1. ^ Rogan. No Surrender, p.309
  2. ^ Heylin. Can You Feel the Silence?, p.317
  3. ^ "concerts". van.vanomatic.de. Archived from the original on 14 September 2008. Retrieved 2008-08-08. 
  4. ^ a b c d Hinton. Celtic Crossroads. p. 198. 
  5. ^ Hinton. Celtic Crossroads, p.199
  6. ^ Hinton. Celtic Crossroads, p.385
  7. ^ a b Denning, Adrian. "adriandenning.co.uk album reviews". adriandenning.com. Archived from the original on 11 January 2010. Retrieved 2010-01-10. 
  8. ^ a b Erlewine, Stephen Thomas. "Allmusic review". allmusic.com. Retrieved 2009-03-29. 
  9. ^ a b Christgau, Robert. "Robert Christgau review". robertchristgau.com. Retrieved 2010-01-10. 
  10. ^ a b "Morrison, Van - Peter Knobler: Contemporary Literary Criticism". Enotes.com. Retrieved 2011-08-17.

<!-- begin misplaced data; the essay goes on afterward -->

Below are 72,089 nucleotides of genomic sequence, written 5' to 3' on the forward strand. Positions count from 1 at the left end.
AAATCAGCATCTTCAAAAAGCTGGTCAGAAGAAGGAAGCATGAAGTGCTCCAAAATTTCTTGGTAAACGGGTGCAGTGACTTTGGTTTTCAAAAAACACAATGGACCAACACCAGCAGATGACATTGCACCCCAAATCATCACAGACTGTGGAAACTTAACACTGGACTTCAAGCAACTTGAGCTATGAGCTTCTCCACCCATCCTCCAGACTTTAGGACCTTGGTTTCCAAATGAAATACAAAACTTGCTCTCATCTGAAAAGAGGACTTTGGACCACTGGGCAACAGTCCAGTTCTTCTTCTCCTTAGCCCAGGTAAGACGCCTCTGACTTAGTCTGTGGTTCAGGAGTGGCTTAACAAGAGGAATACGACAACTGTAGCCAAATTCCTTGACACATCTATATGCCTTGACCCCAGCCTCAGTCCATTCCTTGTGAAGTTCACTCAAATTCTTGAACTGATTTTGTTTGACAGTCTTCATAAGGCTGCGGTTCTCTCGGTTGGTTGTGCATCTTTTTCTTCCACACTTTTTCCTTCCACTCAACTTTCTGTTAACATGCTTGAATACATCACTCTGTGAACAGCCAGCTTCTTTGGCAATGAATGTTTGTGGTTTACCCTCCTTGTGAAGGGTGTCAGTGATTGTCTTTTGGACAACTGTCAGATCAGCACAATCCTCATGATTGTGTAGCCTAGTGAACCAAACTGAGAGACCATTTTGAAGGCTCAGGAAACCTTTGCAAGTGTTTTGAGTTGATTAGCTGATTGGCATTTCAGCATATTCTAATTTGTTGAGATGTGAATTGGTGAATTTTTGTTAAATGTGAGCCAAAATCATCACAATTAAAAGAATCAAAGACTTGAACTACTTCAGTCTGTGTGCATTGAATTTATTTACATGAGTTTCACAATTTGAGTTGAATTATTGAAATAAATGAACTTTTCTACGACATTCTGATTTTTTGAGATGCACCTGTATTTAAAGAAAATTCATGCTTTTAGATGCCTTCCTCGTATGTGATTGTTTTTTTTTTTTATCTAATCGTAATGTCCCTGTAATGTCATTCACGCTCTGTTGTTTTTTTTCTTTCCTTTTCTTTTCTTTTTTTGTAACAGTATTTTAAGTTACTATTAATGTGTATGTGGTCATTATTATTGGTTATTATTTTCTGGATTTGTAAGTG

11. ^ a b "Van Morrison Album Reviews". sfloman.com. Retrieved 2010-09-18. 
  12. ^ a b Marcus, Greil (1977-05-19). "Rolling Stone review". rollingstone.com. Retrieved 2008-12-23. 
  13. ^ Marcus, Greil (1976-12-30). "The Bands Last Waltz". Rolling Stone Magazine online. Retrieved 2008-08-27. 
  14. ^ Turner. Too Late to Stop Now, p.137
  15. ^ Hinton. Celtic Crossroads, p.199-201
  16. ^ Crowe, Cameron (1977-05-19). "Van Morrison finds Himself on the Road". cameroncrowe.com. Retrieved 2010-01-10. 
  17. ^ Hinton. Celtic Crossroads, p.197